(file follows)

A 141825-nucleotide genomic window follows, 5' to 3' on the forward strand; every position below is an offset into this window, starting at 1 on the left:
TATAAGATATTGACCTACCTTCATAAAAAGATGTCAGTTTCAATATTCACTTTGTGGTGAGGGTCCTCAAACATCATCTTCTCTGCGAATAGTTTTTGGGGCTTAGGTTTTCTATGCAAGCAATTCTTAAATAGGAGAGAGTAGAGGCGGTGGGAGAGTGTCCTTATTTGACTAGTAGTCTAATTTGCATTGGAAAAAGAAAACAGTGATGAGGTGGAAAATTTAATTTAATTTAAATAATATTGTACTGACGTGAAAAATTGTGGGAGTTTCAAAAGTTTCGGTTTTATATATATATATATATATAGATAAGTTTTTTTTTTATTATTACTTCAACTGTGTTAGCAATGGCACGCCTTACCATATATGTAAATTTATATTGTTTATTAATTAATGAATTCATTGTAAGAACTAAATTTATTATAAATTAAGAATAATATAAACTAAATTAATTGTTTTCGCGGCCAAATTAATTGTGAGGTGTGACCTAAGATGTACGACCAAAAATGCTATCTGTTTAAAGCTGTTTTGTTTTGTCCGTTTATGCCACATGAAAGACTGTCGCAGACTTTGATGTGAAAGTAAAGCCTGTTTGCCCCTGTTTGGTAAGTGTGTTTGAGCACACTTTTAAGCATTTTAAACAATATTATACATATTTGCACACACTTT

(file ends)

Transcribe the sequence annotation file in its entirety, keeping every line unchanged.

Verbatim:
A 141825-nucleotide genomic window follows, 5' to 3' on the forward strand; every position below is an offset into this window, starting at 1 on the left:
TATAAGATATTGACCTACCTTCATAAAAAGATGTCAGTTTCAATATTCACTTTGTGGTGAGGGTCCTCAAACATCATCTTCTCTGCGAATAGTTTTTGGGGCTTAGGTTTTCTATGCAAGCAATTCTTAAATAGGAGAGAGTAGAGGCGGTGGGAGAGTGTCCTTATTTGACTAGTAGTCTAATTTGCATTGGAAAAAGAAAACAGTGATGAGGTGGAAAATTTAATTTAATTTAAATAATATTGTACTGACGTGAAAAATTGTGGGAGTTTCAAAAGTTTCGGTTTTATATATATATATATATATAGATAAGTTTTTTTTTTATTATTACTTCAACTGTGTTAGCAATGGCACGCCTTACCATATATGTAAATTTATATTGTTTATTAATTAATGAATTCATTGTAAGAACTAAATTTATTATAAATTAAGAATAATATAAACTAAATTAATTGTTTTCGCGGCCAAATTAATTGTGAGGTGTGACCTAAGATGTACGACCAAAAATGCTATCTGTTTAAAGCTGTTTTGTTTTGTCCGTTTATGCCACATGAAAGACTGTCGCAGACTTTGATGTGAAAGTAAAGCCTGTTTGCCCCTGTTTGGTAAGTGTGTTTGAGCACACTTTTAAGCATTTTAAACAATATTATACATATTTGCACACACTTT